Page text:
Press Release for Friday, November 21, 2008

UNF Poll Shows Americans Confident Vote Counted Accurately

Contact: Joanna Norris, Assistant Director
Department of Media Relations and Events
(904) 620-2102

A new University of North Florida Public Opinion Research Lab poll finds that some 94 percent of Americans that reported voting in the 2008 general election feel confident their vote was counted accurately.

The poll, conducted between November 5, 2008, and November 17, 2008, surveyed 1,008 adult Americans nationwide at the Public Opinion Research Lab at UNF. The telephone samples were provided by Genesys Sampling Systems at Marketing Systems Group. The samples were drawn using standard list-assisted random digit-dialing methodology. Analysis is weighted to Census data. The margin of error for the entire sample is +/-3.0 percent.

In terms of the general election, the poll finds that:

• Respondents that voted are confident that their vote was counted accurately. Respondents 18 to 24 reported being “very unconfident” in the count at a higher rate than respondents in other age groups.
• More than 80 percent of respondents reported voting in the general election November 4. Nearly 18 percent of respondents reported that they cast their vote in advance through early voting, while 13 percent reported voting through absentee ballot.
• More respondents reported voting for Democrats than Republicans. More than 28 percent reported voting “straight Democratic” on election day, compared to 16.3 percent that reported voting “straight Republican.”

In terms of national security and terrorism issues:

• Respondents are largely mixed in deciding the greatest national security threat to the United States. More than 36 percent reported that Iran is the country that poses the greatest national security threat, while Iraq was mentioned by 13.2 percent of respondents as the next greatest threat. Other countries mentioned include Russia (10.9 percent) and China (9.3 percent). Afghanistan was only the sixth most popular response to this question.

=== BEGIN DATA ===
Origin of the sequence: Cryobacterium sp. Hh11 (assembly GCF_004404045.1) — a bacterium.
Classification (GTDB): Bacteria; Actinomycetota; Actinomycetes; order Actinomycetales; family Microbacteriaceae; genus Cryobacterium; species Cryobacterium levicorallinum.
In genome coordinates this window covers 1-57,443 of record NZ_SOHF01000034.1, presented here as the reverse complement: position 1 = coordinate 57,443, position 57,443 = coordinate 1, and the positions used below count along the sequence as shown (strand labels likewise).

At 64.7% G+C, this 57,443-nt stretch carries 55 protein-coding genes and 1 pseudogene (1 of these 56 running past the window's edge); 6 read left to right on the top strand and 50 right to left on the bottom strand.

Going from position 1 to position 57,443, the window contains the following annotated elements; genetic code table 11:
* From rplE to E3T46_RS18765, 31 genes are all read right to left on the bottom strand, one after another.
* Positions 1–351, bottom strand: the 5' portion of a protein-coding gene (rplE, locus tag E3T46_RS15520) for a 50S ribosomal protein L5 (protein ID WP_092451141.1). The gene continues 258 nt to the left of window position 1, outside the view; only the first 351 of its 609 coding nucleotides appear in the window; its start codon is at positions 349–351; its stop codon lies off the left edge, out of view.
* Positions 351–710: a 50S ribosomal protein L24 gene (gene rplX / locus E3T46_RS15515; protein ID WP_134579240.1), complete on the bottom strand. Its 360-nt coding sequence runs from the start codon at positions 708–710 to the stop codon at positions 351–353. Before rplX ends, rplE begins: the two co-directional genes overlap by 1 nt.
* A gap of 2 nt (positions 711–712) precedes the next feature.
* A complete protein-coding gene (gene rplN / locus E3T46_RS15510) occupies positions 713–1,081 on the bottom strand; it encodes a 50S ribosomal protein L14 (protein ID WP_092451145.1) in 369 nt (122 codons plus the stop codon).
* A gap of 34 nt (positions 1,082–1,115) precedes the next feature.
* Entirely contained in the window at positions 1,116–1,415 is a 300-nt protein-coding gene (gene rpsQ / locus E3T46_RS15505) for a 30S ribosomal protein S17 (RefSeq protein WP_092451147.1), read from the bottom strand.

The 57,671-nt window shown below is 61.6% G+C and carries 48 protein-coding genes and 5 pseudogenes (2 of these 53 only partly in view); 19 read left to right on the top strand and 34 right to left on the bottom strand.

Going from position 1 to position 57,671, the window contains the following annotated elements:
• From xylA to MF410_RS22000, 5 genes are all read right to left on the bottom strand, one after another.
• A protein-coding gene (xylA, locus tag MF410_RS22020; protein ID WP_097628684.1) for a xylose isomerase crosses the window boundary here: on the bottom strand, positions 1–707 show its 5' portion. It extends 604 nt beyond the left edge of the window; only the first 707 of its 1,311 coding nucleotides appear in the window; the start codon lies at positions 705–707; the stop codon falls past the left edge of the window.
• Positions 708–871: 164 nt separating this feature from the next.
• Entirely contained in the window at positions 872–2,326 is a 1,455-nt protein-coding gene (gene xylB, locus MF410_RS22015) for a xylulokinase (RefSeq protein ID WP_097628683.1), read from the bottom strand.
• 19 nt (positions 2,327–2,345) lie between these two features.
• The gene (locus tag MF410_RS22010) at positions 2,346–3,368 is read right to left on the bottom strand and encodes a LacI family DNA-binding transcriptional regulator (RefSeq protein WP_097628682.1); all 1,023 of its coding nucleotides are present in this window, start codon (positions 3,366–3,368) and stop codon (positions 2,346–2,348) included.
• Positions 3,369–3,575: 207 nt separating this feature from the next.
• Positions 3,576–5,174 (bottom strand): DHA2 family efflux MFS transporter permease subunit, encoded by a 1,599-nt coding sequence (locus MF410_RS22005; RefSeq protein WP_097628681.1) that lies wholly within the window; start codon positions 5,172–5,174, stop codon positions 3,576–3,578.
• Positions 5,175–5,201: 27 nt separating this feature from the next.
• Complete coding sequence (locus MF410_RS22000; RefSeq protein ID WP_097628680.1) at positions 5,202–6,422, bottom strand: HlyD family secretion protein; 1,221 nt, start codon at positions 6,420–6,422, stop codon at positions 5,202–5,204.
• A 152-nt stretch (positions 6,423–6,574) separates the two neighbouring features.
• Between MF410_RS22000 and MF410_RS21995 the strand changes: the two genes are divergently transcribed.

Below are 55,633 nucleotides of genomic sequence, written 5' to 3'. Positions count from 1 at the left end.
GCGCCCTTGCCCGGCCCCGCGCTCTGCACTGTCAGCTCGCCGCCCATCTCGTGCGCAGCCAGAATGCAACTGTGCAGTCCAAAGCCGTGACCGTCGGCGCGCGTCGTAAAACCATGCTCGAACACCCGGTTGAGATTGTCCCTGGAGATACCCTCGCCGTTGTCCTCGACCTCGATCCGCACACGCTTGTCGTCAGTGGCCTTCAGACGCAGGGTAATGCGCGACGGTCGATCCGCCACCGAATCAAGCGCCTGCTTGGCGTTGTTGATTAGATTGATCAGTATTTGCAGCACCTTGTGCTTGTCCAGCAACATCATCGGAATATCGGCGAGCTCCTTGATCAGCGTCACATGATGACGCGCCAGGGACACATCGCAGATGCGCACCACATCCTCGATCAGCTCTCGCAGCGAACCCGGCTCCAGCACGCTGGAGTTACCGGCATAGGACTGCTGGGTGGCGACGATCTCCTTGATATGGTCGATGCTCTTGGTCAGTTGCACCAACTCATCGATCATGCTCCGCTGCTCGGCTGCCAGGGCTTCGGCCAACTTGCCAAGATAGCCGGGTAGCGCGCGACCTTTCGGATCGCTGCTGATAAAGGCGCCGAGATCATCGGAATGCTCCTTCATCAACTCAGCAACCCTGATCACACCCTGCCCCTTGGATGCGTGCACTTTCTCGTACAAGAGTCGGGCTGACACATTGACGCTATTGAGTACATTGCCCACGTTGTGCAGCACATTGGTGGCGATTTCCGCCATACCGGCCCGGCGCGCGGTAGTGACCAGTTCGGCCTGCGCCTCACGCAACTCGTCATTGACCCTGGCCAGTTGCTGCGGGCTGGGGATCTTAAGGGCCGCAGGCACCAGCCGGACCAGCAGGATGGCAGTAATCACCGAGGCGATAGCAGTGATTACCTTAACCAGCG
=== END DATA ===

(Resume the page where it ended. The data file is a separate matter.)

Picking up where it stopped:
• Respondents were asked how likely they thought a terrorist organization would carry out a coordinated September 11th-style attack. Respondents were asked to gauge the likelihood of an attack on a 10-point scale, with 1 being very unlikely and 10 being very likely. The majority—60.6 percent—viewed another attack as unlikely.

When asked about alternative energy programs:
• A majority of respondents surveyed (47.7 percent) believe that the U.S. government should focus most of its resources on renewable energies like wind, solar, thermal and hydroelectric power. More than 19 percent reported that the U.S. should spend the most on oil.
• Over 84 percent of respondents support the clean coal industry.
• Nearly 60 percent report support for the nuclear energy industry.

For questions about the lab, its services or methodology, please contact Dr. Paul Harwood, director of the UNF Public Opinion Research Laboratory, at (904) 620-4433 or by email at